Climeworks: A Technology to Reverse Climate Change

Climate change is one of the most urgent, and complex, challenges of our time. In order to preserve our planet’s eco-system, we must spend the next ten years dramatically reducing our net emissions of carbon dioxide, while continuing to sustain a growing population.

Climate change is one of the most urgent and complex challenges of our time. Can humanity’s capacity for creativity and innovation really save the world? (Photo: Courtesy of Climeworks)

The latest report of the Inter-Governmental Climate Change Committee is clear that to achieve the targets will take a combination of reducing our emissions with finding ways of removing the carbon dioxide already in the atmosphere. Carbon capture and storage/sequestration (CCS) is therefore a vital part of any country’s Net Zero strategy.

Direct air capture technology is very much part of a portfolio of solutions. It’s not a silver bullet in any way: the scale of the climate crisis is such that we need all solutions working together.

Louise Charles, Communications Manager, Climeworks.

Much of the technology for carbon capture and sequestration has existed for decades. One example is direct air capture, but the problem has always been one of scale.

Climeworks was founded to develop large-scale direct air capture plants in order to tackle this challenge.

About the company

Founded by two Swiss mechanical engineers who studied direct air capture at ETH Zurich, Climeworks has developed large-scale direct air capture plants based on a modular system of CO2 collectors. These collectors, each the size of a small car, can be stacked in any number of configurations to create a plant of any size that extracts CO2 from ambient air.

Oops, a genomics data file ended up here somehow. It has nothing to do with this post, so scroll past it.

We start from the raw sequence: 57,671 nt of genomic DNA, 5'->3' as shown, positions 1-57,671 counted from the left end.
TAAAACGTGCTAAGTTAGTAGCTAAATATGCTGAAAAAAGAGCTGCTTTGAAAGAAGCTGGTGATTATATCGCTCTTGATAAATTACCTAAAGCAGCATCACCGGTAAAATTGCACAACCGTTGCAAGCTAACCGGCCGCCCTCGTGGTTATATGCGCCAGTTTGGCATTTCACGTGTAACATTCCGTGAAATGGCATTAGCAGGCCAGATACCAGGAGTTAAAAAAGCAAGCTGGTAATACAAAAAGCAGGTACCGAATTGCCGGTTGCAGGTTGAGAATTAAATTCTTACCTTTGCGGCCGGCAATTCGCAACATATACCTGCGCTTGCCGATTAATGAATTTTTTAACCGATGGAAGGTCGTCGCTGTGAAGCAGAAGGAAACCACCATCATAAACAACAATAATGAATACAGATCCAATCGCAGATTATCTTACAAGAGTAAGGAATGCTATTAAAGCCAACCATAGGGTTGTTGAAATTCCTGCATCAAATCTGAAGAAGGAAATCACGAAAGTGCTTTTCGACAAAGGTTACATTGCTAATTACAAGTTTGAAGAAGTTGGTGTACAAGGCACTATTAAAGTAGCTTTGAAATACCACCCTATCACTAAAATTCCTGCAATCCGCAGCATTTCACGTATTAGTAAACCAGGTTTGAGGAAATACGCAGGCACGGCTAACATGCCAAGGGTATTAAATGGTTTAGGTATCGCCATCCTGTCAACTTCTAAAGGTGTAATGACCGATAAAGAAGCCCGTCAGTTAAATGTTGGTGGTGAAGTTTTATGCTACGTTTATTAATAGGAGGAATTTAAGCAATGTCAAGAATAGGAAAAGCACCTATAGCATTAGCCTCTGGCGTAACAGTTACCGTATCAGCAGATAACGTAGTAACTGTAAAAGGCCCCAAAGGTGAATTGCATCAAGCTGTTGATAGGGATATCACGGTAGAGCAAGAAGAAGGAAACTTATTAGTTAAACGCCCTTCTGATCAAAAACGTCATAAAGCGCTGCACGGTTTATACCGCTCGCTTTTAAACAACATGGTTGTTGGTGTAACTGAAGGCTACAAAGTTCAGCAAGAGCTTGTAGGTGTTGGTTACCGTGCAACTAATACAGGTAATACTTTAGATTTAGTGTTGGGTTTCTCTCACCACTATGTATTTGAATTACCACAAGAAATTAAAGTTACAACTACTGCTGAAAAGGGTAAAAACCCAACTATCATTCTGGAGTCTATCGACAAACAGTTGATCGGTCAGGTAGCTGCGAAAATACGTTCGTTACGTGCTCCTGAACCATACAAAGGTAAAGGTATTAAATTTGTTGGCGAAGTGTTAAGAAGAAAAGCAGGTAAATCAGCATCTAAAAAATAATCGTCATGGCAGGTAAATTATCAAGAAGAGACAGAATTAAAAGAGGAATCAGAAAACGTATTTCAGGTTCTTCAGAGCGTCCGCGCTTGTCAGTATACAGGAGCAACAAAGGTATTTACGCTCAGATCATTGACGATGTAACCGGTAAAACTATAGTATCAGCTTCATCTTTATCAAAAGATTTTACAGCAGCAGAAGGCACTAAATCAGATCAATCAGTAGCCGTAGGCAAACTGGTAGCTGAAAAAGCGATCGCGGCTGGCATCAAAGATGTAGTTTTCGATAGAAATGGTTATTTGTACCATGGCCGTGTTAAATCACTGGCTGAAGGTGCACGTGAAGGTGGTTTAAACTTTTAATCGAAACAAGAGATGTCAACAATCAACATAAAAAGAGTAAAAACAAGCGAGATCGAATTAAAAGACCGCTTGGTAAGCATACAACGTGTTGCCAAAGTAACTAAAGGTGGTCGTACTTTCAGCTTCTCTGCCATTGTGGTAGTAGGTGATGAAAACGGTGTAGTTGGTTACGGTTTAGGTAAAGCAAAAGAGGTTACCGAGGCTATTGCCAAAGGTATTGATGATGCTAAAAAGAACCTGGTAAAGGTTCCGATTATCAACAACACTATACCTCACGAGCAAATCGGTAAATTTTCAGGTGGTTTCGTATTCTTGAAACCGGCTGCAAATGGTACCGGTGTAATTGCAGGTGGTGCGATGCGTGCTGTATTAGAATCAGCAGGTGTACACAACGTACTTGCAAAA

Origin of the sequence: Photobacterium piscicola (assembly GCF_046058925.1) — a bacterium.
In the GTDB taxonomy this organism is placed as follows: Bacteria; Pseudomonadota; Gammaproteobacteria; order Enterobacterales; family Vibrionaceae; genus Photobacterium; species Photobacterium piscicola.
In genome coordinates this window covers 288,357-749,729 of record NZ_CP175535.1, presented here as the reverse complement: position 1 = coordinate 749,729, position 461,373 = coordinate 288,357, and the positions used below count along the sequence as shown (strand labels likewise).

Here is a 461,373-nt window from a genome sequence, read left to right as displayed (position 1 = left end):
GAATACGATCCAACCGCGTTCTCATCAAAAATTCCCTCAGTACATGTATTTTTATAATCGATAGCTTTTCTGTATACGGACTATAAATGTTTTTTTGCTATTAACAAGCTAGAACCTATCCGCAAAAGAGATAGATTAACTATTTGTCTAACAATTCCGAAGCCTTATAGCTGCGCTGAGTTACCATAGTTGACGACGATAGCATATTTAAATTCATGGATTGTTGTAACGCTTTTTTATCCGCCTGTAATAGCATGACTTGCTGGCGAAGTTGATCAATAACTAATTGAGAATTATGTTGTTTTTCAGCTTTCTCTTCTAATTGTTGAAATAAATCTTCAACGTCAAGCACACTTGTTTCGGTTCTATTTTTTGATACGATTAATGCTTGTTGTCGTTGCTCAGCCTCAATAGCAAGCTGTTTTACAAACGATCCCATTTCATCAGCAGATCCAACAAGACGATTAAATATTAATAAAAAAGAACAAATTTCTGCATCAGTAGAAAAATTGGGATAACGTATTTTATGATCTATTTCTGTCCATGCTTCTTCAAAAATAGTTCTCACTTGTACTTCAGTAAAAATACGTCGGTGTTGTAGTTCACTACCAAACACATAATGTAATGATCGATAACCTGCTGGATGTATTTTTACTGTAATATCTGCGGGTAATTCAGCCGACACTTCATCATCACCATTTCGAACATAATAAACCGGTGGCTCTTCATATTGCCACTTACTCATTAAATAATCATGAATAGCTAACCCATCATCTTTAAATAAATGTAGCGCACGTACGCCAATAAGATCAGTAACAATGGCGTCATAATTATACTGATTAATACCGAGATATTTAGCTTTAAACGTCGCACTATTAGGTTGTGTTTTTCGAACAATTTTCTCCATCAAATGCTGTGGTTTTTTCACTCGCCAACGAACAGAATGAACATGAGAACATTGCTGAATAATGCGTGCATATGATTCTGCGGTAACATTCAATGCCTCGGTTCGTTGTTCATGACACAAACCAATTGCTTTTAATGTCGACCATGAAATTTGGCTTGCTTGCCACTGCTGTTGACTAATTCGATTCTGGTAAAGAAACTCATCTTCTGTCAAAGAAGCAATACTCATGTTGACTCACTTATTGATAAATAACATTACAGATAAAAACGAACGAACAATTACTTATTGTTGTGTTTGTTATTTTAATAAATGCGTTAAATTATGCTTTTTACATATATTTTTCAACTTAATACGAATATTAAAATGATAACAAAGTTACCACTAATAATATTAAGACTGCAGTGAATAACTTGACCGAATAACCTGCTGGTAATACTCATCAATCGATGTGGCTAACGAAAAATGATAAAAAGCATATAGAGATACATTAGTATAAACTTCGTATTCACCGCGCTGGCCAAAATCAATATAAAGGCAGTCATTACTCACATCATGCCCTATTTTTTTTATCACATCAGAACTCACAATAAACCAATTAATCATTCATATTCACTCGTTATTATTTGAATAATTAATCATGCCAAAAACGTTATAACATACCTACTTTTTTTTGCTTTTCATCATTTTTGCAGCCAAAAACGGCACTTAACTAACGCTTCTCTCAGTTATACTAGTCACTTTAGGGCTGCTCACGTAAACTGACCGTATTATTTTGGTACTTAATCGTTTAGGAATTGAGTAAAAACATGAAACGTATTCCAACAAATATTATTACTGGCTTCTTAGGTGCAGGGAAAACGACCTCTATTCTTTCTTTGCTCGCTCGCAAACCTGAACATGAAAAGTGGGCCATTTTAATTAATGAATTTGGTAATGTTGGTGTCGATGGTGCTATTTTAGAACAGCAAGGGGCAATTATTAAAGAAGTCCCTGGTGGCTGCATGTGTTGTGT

Climeworks, a Swiss-based company, has developed the world’s first commercial direct air capture technology that removes carbon dioxide from the air. Each collector is the size of a small car and can be stacked to create a plant of any size. (Photo: Courtesy of Climeworks)

To remove the CO2, fans draw air into the plant, where a highly selective filter material binds the CO2 in conjunction with the moisture in the air.

Once the filter is saturated with CO2 it is heated to around 100°C (212°F). This breaks down the bond between the filter and the CO2, which is released and collected as concentrated CO2 gas.

CO2-free air is released back into the atmosphere. This continuous cycle is then ready to start again. The filter is reused many times and lasts for several thousand cycles.

The CO2 can then be sold for making fizzy drinks, carbon-neutral fuels or used as fertiliser. It can also be stored underground by injecting a mix of CO2 and water into suitable rock formations, where a chemical reaction turns the CO2 into stone via the CarbFix process.

The only requirement for the process is a source of renewable energy, and if the CO2 is to be stored rather than sold, a suitable geological site to store it.

Christoph Gebald and Jan Wurzbacher (above), founders of Climeworks (Photo: Courtesy of Climworks).

Climeworks plants are currently 90 percent efficient, emitting 10kg of CO2 for every 100kg removed from the atmosphere. The aim is to increase this to 96 percent through further innovation.

The company holds several patents on its technology, and is positive about their worth in terms of protecting its knowledge and helping to secure investment. Originally funded through accelerator programs and research grants, the company span out of ETH in 2009 to become a private company and has thus far secured investments of CHF 50 million.